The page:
Sorry for the delay. I’ve been waiting for Peter to clarify himself, but I think I’ll just go ahead and post what I wrote last week.
I closed Round 1 of DBT01 by addressing Peter Hurford’s claim that, “knowledge of germ theory of disease contained in the Bible […] would prove God’s goodness and glory beyond a shadow of a doubt.” I supplied examples of Old Testament hygienic commands which I argued were consistent with Peter’s gauntlet, enough that he had no rational alternative but to abandon his atheism and acknowledge the God of the Bible. Peter proudly claimed that he “busted” my proof, but as we’ll see, he misrepresented my argument more than once and his response is chock full of irrelevant links suggesting that his history is on par with Dawkins’ philosophy.
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DISCLAIMER—to say a claim is “inaccurate” is not the same as saying the claim is “false.” I fear that if I don’t include this disclaimer, those prone to twisting things around will show up in droves, accusing me of denigrating science. Should you be tempted to respond, please keep things in scope and pay attention to what I actually say, not your reaction to what I actually say!
The inaccurate polemic that “science works” has reared it’s ugly, cherrypicked head again, this time, in a most expected place. As one might reasonably infer whenever somebody uses the pejorative “bitch” in their argument, I feel fairly safe in my assumption that the juvenile maker of this remark hasn’t seen this article from Scientific American, or any other pertinent articles for that matter.
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False Argument #30 is a two-tier one coming from the chaplain and PhillyChief:
Well I think we can start by reviewing everyone who refused medical treatment instead of prayer and were healed. That list would be….. strangely unavailable.
Maybe all those who were healed by prayer never bothered reporting it to the newsies. I wonder why they kept their lights hidden under their bushels? It seems like their testimonies would be powerful stuff. Still, it seems strange that not even one person appears to have stepped up and told such a story.
Now, there's certainly some non-committal posturing on chaplain's behalf here, but someone who's looked into this stuff for even a microsecond has to wonder: Are chaplain and PhillyChief merely being rhetorically successful? Are they taking themselves seriously? Or have they really not looked into this stuff for more than a microsecond?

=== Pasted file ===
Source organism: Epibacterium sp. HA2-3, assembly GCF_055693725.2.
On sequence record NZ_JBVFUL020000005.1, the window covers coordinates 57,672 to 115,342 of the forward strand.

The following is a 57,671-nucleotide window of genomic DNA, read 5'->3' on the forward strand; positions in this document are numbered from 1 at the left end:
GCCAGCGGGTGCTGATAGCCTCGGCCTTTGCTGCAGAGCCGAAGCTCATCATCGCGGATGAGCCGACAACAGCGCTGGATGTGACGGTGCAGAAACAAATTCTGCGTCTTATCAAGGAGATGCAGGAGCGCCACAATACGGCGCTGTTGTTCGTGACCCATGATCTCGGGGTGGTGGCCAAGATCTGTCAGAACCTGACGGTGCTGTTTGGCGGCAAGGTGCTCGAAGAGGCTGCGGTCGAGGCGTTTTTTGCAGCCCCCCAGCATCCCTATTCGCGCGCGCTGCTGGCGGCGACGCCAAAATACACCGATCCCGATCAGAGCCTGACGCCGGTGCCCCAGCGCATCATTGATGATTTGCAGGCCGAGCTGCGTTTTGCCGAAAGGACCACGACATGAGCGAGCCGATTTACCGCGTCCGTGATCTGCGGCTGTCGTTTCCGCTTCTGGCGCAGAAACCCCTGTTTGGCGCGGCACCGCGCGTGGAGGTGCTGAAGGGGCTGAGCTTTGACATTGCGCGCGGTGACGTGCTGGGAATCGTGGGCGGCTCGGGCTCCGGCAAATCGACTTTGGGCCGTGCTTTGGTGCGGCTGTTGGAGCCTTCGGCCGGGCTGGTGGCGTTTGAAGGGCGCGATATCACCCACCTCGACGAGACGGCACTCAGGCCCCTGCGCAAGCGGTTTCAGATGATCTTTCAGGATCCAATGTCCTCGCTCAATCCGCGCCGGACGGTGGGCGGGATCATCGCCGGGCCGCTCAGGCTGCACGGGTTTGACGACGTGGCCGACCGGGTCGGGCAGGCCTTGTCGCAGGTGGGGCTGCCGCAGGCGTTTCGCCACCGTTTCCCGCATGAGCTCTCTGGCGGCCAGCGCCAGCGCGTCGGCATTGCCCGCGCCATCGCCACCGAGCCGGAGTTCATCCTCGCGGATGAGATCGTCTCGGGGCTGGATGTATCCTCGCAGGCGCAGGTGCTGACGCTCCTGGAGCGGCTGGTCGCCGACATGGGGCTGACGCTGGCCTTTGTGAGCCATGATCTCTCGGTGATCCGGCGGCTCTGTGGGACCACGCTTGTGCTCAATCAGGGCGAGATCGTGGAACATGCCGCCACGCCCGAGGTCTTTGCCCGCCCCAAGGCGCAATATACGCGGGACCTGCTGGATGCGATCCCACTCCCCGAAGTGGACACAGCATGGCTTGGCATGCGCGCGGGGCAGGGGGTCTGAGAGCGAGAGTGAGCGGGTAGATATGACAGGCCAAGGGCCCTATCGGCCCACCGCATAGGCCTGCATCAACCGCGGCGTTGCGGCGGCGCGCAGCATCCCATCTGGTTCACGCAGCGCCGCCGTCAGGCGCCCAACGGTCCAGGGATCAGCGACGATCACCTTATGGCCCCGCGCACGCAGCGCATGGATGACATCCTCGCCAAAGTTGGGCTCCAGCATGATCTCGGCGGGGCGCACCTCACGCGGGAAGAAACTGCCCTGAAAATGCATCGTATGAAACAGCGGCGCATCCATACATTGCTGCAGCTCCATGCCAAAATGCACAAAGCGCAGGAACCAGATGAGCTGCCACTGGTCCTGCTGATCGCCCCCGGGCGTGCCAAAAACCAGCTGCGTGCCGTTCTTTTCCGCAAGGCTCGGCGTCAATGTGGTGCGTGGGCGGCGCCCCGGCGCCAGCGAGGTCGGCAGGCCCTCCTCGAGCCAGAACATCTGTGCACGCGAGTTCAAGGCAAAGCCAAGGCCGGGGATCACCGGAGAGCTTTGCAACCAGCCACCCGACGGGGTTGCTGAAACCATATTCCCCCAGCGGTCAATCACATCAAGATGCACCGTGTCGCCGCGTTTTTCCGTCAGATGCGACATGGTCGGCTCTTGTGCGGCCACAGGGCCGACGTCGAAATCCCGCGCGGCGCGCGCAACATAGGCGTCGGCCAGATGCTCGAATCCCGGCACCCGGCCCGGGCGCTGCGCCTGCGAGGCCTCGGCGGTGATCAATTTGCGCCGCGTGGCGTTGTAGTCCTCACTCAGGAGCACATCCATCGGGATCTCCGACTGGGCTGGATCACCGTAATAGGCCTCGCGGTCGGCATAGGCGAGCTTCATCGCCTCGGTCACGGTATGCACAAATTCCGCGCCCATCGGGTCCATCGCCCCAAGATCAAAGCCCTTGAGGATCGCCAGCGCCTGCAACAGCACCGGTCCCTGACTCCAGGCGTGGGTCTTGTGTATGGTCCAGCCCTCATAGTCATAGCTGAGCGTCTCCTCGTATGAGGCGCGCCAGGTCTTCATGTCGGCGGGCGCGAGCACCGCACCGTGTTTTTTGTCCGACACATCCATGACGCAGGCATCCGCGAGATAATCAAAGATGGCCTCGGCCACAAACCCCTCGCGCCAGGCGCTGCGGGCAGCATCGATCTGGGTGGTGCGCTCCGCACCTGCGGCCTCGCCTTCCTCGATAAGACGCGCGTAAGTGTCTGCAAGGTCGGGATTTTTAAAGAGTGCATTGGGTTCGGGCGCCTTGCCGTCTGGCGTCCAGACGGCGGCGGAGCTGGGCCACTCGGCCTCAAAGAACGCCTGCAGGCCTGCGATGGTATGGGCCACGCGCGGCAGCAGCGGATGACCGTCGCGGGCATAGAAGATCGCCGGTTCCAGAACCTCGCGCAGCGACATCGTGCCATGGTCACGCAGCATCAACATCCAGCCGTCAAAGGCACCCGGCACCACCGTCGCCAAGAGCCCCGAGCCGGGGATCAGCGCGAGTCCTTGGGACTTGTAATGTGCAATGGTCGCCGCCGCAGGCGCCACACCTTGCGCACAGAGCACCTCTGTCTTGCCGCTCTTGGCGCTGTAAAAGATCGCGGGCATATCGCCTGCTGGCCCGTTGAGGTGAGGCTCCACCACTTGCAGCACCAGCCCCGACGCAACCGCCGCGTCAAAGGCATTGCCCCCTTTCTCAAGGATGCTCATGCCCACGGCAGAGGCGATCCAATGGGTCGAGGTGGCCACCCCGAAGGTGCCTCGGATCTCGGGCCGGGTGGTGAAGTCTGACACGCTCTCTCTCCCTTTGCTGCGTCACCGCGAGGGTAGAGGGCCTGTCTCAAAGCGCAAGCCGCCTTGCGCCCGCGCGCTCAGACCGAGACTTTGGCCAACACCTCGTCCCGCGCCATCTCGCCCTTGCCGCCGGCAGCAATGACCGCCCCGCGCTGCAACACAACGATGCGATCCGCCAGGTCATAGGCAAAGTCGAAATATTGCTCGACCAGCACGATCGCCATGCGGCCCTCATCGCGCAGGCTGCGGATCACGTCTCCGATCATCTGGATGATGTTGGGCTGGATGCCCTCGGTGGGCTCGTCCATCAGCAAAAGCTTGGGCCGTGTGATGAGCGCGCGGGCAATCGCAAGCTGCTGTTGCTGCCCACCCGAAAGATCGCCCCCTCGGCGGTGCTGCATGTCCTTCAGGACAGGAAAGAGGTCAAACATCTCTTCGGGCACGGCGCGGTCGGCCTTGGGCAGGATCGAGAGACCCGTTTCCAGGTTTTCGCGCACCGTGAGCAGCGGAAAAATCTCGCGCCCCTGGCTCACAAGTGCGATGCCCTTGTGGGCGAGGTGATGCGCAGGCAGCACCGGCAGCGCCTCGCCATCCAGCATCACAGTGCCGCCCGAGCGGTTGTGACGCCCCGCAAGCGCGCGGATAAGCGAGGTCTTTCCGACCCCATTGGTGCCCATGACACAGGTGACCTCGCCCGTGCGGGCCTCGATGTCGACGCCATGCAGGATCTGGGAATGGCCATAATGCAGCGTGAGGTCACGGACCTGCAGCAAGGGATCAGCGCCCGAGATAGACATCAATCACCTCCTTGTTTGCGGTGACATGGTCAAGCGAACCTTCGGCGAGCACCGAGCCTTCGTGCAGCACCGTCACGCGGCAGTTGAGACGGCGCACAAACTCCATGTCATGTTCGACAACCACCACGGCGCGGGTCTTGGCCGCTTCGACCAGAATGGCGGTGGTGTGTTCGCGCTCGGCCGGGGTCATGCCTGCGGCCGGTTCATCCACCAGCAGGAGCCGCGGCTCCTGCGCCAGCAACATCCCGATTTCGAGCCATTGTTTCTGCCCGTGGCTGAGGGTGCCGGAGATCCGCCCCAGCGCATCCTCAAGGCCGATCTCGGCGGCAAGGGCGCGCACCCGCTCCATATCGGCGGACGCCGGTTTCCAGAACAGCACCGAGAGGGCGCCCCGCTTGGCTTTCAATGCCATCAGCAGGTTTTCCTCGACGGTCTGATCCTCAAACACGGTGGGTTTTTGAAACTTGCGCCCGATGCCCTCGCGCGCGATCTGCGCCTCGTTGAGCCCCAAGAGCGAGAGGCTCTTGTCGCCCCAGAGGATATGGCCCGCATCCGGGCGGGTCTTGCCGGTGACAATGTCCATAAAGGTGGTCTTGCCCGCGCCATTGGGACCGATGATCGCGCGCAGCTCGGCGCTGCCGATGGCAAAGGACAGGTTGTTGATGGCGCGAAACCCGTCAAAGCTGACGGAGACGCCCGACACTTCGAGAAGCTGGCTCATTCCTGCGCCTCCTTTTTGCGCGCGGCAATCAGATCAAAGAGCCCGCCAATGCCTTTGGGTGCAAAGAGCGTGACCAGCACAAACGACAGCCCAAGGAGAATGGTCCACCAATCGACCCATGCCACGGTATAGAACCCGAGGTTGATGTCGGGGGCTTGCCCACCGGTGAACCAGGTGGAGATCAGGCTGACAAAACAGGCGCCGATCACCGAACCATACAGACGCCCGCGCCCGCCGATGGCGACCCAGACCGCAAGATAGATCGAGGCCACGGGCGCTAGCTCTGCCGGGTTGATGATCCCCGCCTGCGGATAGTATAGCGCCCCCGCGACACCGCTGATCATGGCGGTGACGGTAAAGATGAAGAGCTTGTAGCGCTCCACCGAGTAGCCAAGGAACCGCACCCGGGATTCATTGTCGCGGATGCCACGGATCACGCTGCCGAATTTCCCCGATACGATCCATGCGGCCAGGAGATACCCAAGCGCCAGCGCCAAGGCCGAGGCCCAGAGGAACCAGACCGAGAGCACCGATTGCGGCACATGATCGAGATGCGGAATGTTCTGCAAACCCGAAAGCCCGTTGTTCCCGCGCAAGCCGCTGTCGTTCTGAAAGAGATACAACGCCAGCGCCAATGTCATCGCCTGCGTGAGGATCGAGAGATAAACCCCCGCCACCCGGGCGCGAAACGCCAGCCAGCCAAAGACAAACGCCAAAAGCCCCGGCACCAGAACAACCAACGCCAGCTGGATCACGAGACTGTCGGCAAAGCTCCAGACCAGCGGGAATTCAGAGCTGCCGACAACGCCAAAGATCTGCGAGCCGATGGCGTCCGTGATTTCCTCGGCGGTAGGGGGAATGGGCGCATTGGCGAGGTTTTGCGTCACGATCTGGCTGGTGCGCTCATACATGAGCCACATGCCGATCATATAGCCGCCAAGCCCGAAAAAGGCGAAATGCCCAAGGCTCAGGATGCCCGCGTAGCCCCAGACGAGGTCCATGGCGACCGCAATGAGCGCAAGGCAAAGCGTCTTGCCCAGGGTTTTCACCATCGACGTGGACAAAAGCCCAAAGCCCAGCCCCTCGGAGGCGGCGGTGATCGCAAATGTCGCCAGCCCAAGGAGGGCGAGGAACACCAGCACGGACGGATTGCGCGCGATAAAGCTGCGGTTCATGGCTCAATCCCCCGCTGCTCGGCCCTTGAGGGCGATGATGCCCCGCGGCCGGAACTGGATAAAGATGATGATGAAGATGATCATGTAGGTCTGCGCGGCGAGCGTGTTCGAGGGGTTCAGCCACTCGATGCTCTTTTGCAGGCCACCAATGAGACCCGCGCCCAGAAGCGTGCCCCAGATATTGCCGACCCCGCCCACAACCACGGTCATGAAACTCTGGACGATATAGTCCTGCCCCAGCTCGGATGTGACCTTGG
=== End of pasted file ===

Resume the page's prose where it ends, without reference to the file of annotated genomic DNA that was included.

Although I certainly don't expect either of them to think any miracle story on the news is actually credible, that's a different story, and .22 seconds on Google disproves their claims. Accordingly, a rational person has to wonder: Are the chaplain and PhillyChief reliable? Like John Evo said about my last little soiree with PhillyChief: Is he even doing any research? Is the chaplain? Or are they just voicing their opinions?
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So I locked horns with PhillyChief and John Evo, again, this time it was over the following comment from PhillyChief – who if I remember correctly – claims to be a scientifically-minded rationalist atheist:
Prayer helps no one but the one praying, providing a euphoria and calming effect, which could be comparable to ejaculating.
I felt that was an odd statement for a scientifically-minded rationalist to make, but was not surprised that it came from a sarcastic atheist who claims to be "almost always right", and so I replied,
How would you know? Where is that "demonstrable evidence" you're so fond of? Aside from being grossly unscientific, statements like the above appear contradictory alongside appeals to soft atheism as you've recently made on my site.
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What do people mean when they use the phrase blind faith?
Like many words, this phrase will surely mean different things to different people. I define blind faith as the unquestioning acceptance of statements spoken by an authority, and in my definition, such faith is accompanied by a lack of critical thinking. Going further, blind faith refuses to apply critical thinking even in the face of solid evidence suggesting that the statements being accepted in blind faith may actually be incorrect.
One anti-religious criticism we tend to hear ad nauseum is that religion is based on blind faith. To a certain extent, such can be true, but sweeping generalizations like this always portray a one-sided view of things. There are many, many religious people who do not base their beliefs on blind faith, and just as many irreligious people who do. Humans accept all sorts of statements on blind faith every day, and blind faith is by no means an exclusively religious error.
So without defending or attacking those who accept their religious beliefs on blind faith, I'd like to discuss an area where blind faith and rejection of science are arguably stronger motivators for belief than in religion: and that area is medicine.
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